Conventional wisdom says urban decline begins with certain factors: the disappearance of manufacturing jobs; an influx of poor migrants from the South, Caribbean or elsewhere; middle-class flight to the suburbs resulting in an eroded tax base. The city, its institutions and especially its schools are left bankrupt in purse and spirit. Yet, somehow, no one is ever to blame: It's all the work of the inexorable ebb and flow of market forces.
But cities flourish or stall for other reasons as well, including political leadership, backroom deals and decisions made at critical crossroads. In Ghetto Schooling, Jean Anyon, chairperson of the Department of Education at Rutgers University's Newark campus, throws a stark spotlight on the state and city policies, graft, and corruption that conspired to devastate the public schools of Newark, N. J., and the city itself. She also looks at similar problems in New York, Boston, Detroit, Chicago and other cities to show that educational reform will never be complete without a new commitment by government and the general public to true urban economic revival.
Anyon, who has been involved in principal and teacher training in the Newark Public Schools since 1989, reports that the downward spiral of the city and its schools began during the Depression, when a rural elite-controlled state legislature restricted borrowing by cities struggling to stay afloat. At the time, Newark had a city government where commissioners were independent and fought for jobs for their Jewish, Italian or Irish neighborhoods, but the city had no strong central executive or municipal body to fight for better schools.
As patronage and mismanagement flourished, wealthier citizens left Newark for the suburbs and the public school population became increasingly working class (although still largely white). Teacher standards were lowered in the 1940s–the easier to dispense jobs–and decisions and appointments made during this time reverberated for decades to come. By the time blacks from the South began to arrive in Newark in large numbers after World War II, the schools were already on a downward trend. As the industrial base began to erode, the Newark Public Schools emerged as one of the major employers in the city, entrenching the patronage system even deeper.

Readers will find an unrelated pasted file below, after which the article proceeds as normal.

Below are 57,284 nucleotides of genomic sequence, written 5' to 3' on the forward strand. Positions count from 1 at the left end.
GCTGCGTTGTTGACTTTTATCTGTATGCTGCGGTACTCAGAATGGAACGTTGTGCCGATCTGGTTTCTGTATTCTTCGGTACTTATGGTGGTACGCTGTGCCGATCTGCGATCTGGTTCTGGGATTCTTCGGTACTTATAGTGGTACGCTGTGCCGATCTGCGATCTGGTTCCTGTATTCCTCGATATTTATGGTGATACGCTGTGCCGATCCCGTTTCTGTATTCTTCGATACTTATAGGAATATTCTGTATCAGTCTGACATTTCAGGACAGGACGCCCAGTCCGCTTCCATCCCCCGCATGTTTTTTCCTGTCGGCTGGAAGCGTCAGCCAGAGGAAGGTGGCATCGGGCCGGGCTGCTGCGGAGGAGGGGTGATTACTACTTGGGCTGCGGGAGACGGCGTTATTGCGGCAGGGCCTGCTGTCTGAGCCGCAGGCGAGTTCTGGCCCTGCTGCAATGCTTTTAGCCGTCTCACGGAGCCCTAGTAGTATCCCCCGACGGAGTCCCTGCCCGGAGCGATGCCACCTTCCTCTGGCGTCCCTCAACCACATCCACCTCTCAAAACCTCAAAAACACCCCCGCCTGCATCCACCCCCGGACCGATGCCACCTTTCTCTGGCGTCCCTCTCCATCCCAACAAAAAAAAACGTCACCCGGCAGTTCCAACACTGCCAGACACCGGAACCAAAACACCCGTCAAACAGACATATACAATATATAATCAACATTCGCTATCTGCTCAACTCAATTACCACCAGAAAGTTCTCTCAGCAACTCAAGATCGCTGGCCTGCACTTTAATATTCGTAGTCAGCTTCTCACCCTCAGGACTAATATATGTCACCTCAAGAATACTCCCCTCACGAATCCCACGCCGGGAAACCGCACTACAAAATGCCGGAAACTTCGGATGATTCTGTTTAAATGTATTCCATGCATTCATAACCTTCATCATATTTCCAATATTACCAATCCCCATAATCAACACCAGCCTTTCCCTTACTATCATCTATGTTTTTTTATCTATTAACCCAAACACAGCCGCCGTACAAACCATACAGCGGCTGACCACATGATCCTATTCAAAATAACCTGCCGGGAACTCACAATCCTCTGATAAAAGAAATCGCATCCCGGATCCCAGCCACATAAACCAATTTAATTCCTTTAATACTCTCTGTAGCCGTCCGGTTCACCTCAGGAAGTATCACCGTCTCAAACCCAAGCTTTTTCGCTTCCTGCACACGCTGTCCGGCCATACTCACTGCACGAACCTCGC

A brief period of reform swept through Newark's city government in the 1950s, but left the school board untouched. Hiring was still dictated by political connections and personal favors with little concern for merit or ability, and educational standards continued to tumble. The administration of Mayor Hugh Addonizio in the 1960s drove a stake through the heart of reform efforts in what Anyon calls “the brazen consort of organized crime and elected officials.” Her chapter on that period revisits the greed and racism that marked city government at the time.
The Addonizio crew left a plundered and riot-scarred city to Newark's first black mayor, Kenneth Gibson. The schools, now serving mostly African Americans and Hispanics, were in free-fall: Children were crowded into decrepit buildings that had been neglected for years, and many were under the guidance of ill-prepared teachers who had low expectations of their students.
At this point Anyon includes her first-hand observations of Newark teachers and students between 1989 and 1994. These short vignettes of classroom malaise and teacher incompetence are a powerful and disturbing addition to the historical analysis of the schools' decline. A simple set of workshops is derailed by fire alarms, student discipline problems, teacher fatigue and an overwhelming feeling that the situation is too out of control to ever address.
In 1995 the State of New Jersey took over the administration of Newark's public schools, which Anyon credits for mobilizing teachers and administrators who had been lethargic about reform. “[Top]-down authoritative change backed by state sanc-tions can make an important contribution to reform,” she writes.
In a brief section at the end of the book, Anyon recommends greater federal and state investments in job creation, worker retraining and infrastructure, and a tax on U.S. corporations to fund these urban revitalizations. Her call to arms is inspiring, but she doesn't provide a political road map to accomplish this task. The book's greatest strength for reformers is the historical illustration of how relationships and the dynamics of power affect public institutions and efforts at reform.
Anyon's book comes at an appropriate time: Earlier this year the New Jersey Supreme Court addressed the wide gap between schools' resources, ordering the release of some $246 million to 28 urban districts to bring them up to parity with funding in wealthy suburbs. Newark, which Anyon documents as severely underfinanced, will receive $23.6 million.
Ghetto Schooling is a major contribution to our understanding of urban education system mismanagement and how reform does–or doesn't–work. It is also a warning that we must remain vigilant against the corruptions, large and small, that drain our cities and schools and deprive poor children and their families of the prosperity that others have enjoyed for so long.
Linda Ocasio, a former staff writer at the Daily News and New York Newsday, is an executive assistant to the state district superintendent of the Newark Public Schools. The views expressed here are her own.